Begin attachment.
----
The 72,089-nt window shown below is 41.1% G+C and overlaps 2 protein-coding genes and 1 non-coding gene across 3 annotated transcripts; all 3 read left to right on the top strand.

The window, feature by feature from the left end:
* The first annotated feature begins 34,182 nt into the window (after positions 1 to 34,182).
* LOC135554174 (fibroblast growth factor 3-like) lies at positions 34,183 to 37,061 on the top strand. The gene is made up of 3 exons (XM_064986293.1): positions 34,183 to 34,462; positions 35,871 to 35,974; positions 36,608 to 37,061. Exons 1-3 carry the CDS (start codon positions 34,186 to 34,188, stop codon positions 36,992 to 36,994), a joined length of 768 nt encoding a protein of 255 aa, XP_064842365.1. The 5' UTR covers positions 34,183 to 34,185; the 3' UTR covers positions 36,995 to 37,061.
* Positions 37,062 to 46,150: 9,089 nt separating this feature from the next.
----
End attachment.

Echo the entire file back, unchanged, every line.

The 72,089-nt window shown below is 41.1% G+C and overlaps 2 protein-coding genes and 1 non-coding gene across 3 annotated transcripts; all 3 read left to right on the top strand.

The window, feature by feature from the left end:
* The first annotated feature begins 34,182 nt into the window (after positions 1 to 34,182).
* LOC135554174 (fibroblast growth factor 3-like) lies at positions 34,183 to 37,061 on the top strand. The gene is made up of 3 exons (XM_064986293.1): positions 34,183 to 34,462; positions 35,871 to 35,974; positions 36,608 to 37,061. Exons 1-3 carry the CDS (start codon positions 34,186 to 34,188, stop codon positions 36,992 to 36,994), a joined length of 768 nt encoding a protein of 255 aa, XP_064842365.1. The 5' UTR covers positions 34,183 to 34,185; the 3' UTR covers positions 36,995 to 37,061.
* Positions 37,062 to 46,150: 9,089 nt separating this feature from the next.